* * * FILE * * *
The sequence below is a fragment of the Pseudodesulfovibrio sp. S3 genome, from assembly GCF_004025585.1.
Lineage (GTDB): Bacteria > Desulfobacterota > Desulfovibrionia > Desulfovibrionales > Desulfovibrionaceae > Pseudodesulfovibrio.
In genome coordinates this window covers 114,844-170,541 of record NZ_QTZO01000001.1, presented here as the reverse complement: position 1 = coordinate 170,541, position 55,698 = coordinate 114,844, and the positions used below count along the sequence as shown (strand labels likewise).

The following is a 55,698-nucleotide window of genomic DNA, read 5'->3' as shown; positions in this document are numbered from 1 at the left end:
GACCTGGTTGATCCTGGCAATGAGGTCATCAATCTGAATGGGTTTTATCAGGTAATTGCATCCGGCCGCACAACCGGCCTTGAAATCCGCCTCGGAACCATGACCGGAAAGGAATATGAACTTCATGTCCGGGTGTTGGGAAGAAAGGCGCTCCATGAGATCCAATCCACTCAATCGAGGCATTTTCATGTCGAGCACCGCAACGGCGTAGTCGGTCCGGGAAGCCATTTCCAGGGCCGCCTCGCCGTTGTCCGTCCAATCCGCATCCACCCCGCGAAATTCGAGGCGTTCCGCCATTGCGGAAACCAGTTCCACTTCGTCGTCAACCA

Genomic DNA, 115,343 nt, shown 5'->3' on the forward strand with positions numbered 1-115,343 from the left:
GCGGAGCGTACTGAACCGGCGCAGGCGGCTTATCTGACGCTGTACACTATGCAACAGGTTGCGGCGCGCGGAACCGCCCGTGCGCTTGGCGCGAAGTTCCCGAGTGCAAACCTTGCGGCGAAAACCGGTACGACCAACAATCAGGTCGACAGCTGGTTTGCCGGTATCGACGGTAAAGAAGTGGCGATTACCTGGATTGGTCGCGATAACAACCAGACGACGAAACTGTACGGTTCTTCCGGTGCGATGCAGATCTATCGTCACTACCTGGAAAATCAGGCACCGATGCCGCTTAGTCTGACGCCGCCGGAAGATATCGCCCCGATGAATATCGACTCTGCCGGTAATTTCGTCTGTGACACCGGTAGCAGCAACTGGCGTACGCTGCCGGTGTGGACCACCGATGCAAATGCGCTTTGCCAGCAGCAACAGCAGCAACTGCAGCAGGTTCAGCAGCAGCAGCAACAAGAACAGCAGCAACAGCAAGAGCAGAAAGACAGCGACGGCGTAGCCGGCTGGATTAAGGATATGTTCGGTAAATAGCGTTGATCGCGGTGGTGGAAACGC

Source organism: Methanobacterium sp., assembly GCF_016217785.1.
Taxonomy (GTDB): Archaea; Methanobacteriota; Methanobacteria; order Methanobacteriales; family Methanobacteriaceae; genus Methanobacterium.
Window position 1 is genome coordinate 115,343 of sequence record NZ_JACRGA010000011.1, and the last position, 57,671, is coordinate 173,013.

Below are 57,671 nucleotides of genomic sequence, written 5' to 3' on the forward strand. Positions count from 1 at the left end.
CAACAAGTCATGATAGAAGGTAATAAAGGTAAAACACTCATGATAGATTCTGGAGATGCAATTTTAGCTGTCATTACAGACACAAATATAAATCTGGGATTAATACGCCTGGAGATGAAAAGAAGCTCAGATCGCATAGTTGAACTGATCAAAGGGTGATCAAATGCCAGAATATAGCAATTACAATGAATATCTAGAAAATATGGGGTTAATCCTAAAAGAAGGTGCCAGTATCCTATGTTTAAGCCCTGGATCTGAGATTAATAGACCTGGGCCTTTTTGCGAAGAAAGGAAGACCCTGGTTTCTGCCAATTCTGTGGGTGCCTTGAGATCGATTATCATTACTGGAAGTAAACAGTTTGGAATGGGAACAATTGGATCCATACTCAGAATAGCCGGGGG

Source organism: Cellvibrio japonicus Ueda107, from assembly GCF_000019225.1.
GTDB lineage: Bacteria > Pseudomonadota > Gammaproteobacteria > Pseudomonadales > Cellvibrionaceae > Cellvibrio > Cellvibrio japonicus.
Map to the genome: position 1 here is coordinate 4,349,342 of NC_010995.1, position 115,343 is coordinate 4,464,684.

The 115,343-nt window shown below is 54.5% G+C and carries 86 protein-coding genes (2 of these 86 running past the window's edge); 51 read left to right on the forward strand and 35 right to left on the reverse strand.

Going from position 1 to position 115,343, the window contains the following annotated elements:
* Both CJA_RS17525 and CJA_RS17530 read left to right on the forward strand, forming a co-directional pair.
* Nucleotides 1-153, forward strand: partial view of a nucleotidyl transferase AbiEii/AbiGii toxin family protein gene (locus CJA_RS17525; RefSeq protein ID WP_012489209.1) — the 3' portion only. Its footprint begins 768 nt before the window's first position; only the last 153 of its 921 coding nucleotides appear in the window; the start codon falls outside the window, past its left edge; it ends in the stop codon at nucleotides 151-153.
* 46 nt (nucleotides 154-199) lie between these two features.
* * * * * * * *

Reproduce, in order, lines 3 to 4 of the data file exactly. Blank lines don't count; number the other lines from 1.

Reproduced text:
In genome coordinates this window covers 114,844-170,541 of record NZ_QTZO01000001.1, presented here as the reverse complement: position 1 = coordinate 170,541, position 55,698 = coordinate 114,844, and the positions used below count along the sequence as shown (strand labels likewise).

The following is a 55,698-nucleotide window of genomic DNA, read 5'->3' as shown; positions in this document are numbered from 1 at the left end: